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Mutation Analysis Of CHCHD10 In Neurodegenerative Diseases Including Parkinson’s Disease | 31925
ISSN: 2161-0460

Journal of Alzheimers Disease & Parkinsonism
Open Access

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Mutation analysis of CHCHD10 in neurodegenerative diseases including Parkinson’s disease

International Conference on Parkinsons Disease & Movement Disorders

Ekaterina Rogaeva

ScientificTracks Abstracts: J Alzheimers Dis Parkinsonism

DOI: 10.4172/2161-0460.S1.012


A recent study by Bannwarth et al. implicated CHCHD10 as a novel gene for Amyotrophic Lateral Sclerosis/Frontotemporal
Lobar Degeneration (ALS/FTLD). Affected family members were presented with a complex phenotype that included
symptoms of ALS, FTLD, cerebellar ataxia, Parkinson’s Disease (PD) and a mitochondrial myopathy associated with multiple
mitochondrial DNA deletions. So far, seven mis-sense CHCHD10 mutations have been reported in patients with a broad
phenotypic range. Notably, mitochondrial dysfunction has been implicated in several neurodegenerative diseases. Hence, we
sequenced CHCHD10 in 204 ALS, 153 PD, 158 FTLD and 141 Alzheimer’s Disease (AD) patients as well as 497 normal controls.
We identified two known pathogenic mutations in three ALS patients (p.R15L and p.P80L) as well as two novel substitutions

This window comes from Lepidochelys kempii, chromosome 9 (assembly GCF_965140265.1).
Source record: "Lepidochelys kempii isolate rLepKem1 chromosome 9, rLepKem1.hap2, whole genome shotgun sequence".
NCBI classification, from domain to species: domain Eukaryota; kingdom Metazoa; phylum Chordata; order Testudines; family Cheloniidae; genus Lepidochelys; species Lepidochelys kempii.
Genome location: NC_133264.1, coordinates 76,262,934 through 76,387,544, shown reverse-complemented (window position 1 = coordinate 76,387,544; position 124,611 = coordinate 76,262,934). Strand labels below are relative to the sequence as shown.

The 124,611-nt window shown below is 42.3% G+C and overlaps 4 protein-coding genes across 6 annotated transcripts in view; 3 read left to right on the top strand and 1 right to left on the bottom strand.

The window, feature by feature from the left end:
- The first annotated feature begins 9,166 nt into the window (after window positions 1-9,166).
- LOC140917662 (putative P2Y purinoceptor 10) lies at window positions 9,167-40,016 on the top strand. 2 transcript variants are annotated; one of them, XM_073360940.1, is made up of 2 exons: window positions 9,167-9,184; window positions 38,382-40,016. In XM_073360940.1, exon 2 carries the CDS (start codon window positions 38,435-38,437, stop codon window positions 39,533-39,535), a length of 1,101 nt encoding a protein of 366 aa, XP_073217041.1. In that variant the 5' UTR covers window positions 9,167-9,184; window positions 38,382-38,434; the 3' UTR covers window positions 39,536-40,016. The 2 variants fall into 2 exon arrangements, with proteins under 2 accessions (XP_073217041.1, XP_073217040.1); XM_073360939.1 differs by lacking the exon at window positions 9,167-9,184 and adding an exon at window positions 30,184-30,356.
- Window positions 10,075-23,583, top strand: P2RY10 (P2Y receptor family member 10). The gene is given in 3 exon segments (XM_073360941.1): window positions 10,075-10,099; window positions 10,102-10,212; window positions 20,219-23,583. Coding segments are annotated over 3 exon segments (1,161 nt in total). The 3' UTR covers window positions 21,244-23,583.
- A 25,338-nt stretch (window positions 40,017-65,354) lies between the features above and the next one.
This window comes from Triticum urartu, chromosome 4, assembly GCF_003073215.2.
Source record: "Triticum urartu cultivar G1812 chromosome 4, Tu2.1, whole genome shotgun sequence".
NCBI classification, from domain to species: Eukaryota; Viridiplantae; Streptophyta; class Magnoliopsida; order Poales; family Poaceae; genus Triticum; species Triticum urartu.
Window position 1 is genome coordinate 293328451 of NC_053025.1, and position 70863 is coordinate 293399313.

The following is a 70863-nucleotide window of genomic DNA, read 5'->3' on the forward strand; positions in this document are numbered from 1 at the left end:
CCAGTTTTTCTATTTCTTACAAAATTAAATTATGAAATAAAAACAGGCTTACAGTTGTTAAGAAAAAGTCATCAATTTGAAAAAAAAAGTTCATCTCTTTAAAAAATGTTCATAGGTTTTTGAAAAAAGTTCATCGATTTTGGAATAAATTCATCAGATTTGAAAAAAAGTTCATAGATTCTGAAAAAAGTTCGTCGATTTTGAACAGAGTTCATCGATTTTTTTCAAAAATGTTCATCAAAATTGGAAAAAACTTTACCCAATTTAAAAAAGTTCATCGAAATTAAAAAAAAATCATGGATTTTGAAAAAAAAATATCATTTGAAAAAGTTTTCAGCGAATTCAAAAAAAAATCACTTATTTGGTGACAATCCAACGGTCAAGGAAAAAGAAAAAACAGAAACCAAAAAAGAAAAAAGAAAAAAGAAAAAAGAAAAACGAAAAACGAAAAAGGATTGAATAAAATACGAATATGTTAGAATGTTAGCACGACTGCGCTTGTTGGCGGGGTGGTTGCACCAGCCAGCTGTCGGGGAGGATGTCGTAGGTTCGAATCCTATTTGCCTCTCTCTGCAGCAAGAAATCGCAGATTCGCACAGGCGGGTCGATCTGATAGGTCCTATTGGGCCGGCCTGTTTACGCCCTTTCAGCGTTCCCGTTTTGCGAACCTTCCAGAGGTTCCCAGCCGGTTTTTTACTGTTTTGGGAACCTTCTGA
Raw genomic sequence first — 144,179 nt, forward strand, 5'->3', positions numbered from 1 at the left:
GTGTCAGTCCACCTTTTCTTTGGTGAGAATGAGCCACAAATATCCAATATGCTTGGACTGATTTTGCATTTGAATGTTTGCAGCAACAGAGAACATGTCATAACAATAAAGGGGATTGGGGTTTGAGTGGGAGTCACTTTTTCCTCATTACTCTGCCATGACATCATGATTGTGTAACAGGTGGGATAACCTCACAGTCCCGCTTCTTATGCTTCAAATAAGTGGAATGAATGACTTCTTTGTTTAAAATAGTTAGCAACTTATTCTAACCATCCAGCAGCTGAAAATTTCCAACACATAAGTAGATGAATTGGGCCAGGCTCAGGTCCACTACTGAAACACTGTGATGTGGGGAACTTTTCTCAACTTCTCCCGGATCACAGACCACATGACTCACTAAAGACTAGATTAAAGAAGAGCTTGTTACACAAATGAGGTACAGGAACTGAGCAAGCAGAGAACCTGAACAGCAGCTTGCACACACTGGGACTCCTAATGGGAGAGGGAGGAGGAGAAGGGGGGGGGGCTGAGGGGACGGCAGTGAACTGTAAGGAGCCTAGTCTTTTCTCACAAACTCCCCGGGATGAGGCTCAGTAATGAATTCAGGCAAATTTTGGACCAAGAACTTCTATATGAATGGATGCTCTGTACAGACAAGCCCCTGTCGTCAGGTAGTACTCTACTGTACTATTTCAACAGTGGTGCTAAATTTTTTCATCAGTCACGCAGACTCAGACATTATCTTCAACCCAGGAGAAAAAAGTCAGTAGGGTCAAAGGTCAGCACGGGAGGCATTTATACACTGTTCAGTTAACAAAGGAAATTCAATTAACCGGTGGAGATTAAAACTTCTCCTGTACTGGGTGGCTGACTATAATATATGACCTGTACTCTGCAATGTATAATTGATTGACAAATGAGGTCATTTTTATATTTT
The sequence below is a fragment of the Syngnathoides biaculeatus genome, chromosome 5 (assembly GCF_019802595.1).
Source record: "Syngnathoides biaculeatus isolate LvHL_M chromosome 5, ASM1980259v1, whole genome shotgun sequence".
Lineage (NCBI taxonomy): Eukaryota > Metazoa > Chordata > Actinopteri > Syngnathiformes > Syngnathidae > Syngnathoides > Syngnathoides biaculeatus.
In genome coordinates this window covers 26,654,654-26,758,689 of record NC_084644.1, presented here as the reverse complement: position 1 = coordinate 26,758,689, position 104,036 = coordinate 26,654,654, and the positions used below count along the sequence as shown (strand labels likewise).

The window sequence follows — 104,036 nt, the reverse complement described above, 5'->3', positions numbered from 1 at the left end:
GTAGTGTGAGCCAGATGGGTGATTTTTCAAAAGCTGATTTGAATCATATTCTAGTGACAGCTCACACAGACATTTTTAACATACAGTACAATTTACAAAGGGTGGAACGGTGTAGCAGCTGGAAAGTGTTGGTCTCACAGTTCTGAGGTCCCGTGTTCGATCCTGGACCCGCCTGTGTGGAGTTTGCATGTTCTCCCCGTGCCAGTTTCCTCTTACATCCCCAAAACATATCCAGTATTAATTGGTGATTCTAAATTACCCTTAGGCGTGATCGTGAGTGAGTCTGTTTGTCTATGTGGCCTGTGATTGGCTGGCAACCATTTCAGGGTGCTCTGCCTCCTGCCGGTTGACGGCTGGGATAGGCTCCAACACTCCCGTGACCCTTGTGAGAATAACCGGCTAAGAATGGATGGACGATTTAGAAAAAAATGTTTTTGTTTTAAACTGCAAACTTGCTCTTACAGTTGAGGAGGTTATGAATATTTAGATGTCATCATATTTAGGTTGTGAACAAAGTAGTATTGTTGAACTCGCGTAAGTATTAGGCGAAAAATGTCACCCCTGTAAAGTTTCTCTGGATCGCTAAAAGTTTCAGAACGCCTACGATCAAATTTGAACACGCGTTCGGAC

in two FTLD patients (p.P23T and p.A35D). Finally, we detected a p.P34S substitution in PD patient who has no symptoms of
muscle weakness, dementia or ALS. The same p.P34S variant was also detected in two AD cases but it did not segregate with
AD in the available family. The p.P34S variant was previously reported in unrelated FTLD/ALS and ALS patients. However,
the p.P34S substitution was found at comparable frequencies in our control samples and public databases suggesting that this
variant is not pathogenic which is important in the utility of genetic screening in patient care. The frequency of the CHCHD10
mutations in our datasets is 2.6% for familial ALS, 1.2% for sporadic ALS, 1.6% for familial FTLD and 1% for sporadic FTLD.
All mutation carriers are characterized by atypically long duration and slow disease progression. In conclusion, our study
supports the causal role of CHCHD10 mutations in both ALS and FTLD but not in AD or PD. Intriguingly, the mutations
in the CHCHD2 gene (structurally similar to CHCHD10) were very recently reported to cause PD in Japanese patients. The
mutation analysis of CHCHD2 in Canadian PD dataset is ongoing and will be presented.


Ekaterina Rogaeva obtained her PhD in Biochemistry at Moscow State University (Russia) in 1988. Since 1992, she has been conducting molecular genetics
research on neurodegenerative diseases at the University of Toronto and the Tanz CRND. In 2002, she became an Assistant Professor and currently (since 2008),
she is an Associate Professor in the Department of Medicine at the University of Toronto. In 2013, she also obtained a Chair Position in Research on Dementia with
Lewy Bodies at Tanz CRND. In 2001, she was the recipient the ‘New Pioneer Award’ in Science & Technology category (Government of Ontario).